The Basics

The glycemic index is a system that calculates the effect of different carbohydrates on the body. It tells how quickly and for how long a food will supply energy (sugar) to the bloodstream. Foods with a high GI score supply energy very quickly and for a short time period. Usually, these foods should be avoided, though they can be beneficial when your glucose levels are low and need to be quickly elevated. Foods with a low GI score supply energy at a slower, steadier, and more prolonged rate. For people with diabetes, choosing low-GI foods can help keep blood glucose levels even and can prevent sharp spikes and dangerous crashes.

It’s Tricky!

You can’t always guess which foods will have high or low GIs. It is easy to predict that people with diabetes should avoid too many sugary foods. But did you know that foods like white bread and potatoes have an even higher GI than sugar or honey?

The Scale

Carbohydrates are ranked from 0 to 100 on the glycemic index, with 100 (the value of pure glucose) being a stable reference point.

Here are a few examples of GI scores:

Peanuts14White Rice64
Honey55Baked Potato85

Notice that pizza, a food that might be considered “bad” for you, is low on the GI scale. Why is that?

Mixing Foods

In reality, we rarely eat just one food at a time. We usually have complete meals that include fat, proteins, and carbohydrates, all of which are needed for optimal health. In general, fat, protein, and fiber will reduce the GI-rating of a food (such as pizza) because it takes the body longer to digest these more complex foods. Thus, the release of sugar (energy) into the bloodstream is delayed and prolonged.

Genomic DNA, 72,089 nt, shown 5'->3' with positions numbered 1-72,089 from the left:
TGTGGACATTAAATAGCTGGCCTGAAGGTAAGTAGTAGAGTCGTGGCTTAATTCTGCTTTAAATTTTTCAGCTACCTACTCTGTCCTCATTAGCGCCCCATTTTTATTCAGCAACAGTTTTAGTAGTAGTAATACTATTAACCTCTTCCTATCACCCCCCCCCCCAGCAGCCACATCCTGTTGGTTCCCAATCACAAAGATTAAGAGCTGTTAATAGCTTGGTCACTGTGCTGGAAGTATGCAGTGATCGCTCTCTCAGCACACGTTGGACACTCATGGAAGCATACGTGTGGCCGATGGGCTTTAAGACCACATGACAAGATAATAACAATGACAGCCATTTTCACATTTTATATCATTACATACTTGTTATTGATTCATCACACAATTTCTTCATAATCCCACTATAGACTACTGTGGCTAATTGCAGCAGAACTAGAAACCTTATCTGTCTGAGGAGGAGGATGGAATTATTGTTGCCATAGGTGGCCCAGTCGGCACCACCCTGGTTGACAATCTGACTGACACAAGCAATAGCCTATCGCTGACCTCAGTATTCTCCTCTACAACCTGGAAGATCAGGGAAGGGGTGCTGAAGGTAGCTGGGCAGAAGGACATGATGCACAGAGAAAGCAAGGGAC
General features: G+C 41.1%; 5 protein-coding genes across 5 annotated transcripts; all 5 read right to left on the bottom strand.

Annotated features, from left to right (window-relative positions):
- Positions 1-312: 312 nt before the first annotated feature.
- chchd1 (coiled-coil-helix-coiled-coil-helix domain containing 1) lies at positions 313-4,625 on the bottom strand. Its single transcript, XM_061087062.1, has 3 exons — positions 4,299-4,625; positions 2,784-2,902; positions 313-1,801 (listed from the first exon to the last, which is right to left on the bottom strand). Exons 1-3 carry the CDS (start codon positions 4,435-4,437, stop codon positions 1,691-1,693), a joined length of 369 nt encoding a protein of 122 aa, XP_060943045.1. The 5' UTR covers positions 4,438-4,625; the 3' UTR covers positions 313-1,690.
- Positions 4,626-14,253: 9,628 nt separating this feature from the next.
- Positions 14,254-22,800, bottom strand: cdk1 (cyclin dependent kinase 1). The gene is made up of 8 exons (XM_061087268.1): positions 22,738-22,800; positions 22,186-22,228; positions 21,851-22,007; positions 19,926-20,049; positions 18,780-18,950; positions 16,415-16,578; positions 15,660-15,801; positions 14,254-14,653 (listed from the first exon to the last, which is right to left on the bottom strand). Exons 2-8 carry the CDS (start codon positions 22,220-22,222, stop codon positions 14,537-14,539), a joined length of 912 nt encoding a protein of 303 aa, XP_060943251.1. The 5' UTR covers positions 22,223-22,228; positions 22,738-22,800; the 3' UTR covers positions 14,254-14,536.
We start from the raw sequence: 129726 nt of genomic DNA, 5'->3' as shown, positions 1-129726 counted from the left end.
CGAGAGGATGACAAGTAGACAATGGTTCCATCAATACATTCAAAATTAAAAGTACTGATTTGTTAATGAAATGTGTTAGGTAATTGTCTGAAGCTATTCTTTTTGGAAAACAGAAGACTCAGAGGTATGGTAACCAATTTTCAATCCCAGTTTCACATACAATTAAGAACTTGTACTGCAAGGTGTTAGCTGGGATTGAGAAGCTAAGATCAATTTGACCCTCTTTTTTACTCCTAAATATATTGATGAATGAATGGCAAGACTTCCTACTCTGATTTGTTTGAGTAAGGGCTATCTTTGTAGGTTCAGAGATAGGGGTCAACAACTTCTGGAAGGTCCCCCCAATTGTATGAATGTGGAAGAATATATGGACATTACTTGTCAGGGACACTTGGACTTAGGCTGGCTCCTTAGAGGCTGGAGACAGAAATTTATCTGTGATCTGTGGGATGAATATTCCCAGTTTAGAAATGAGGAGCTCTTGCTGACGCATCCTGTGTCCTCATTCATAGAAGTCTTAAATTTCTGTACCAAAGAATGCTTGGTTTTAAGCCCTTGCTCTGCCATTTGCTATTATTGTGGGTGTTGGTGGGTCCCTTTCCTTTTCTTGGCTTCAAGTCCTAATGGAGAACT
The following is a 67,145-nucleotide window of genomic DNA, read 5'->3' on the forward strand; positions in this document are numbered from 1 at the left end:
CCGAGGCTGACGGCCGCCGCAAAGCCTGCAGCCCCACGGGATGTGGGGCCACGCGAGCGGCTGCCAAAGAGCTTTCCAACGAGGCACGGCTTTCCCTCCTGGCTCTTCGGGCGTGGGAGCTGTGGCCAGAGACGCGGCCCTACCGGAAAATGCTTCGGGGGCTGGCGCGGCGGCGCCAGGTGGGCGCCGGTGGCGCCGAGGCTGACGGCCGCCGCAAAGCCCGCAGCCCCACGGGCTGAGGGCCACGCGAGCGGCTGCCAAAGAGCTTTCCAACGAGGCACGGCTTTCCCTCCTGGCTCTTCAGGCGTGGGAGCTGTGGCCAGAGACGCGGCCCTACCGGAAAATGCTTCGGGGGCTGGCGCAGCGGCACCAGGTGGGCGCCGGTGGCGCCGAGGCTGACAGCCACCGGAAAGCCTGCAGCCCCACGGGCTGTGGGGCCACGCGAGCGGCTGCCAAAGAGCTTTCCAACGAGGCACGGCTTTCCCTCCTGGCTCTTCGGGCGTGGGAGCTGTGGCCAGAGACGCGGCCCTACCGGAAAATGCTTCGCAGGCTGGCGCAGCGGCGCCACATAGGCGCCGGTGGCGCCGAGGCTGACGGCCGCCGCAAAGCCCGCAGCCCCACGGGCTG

Size Matters

With the glycemic index, it’ not just about the number value assigned to a food. It’s about portion size, too. If you eat a small portion of a high-GI food, you’ll get a small glycemic response. On the other hand, if eat a large amount of the same food, your glycemic response will be much more drastic. The “glycemic load” of a food is the score it is given based on the portion size, not just how quickly glucose is released to the bloodstream. When choosing what to eat, it’s important to know both numbers, the glycemic index rating and the glycemic load. Some foods with a low glycemic load (such as peanuts or popcorn) can be high in calories or have a high GI rating.

Making the Switch

The glycemic index can help you eat healthier and control your diabetes more effectively. So how can you incorporate low-GI foods into your diet? It’s easy. Start by switching one item at a time. Put that white bread back on the shelf and grab a whole-grain or sourdough loaf instead. Eat fewer potatoes and more pasta or noodles. Then, start adding more fruits and vegetables to your grocery list. Just small changes can add up quickly…to better health for you.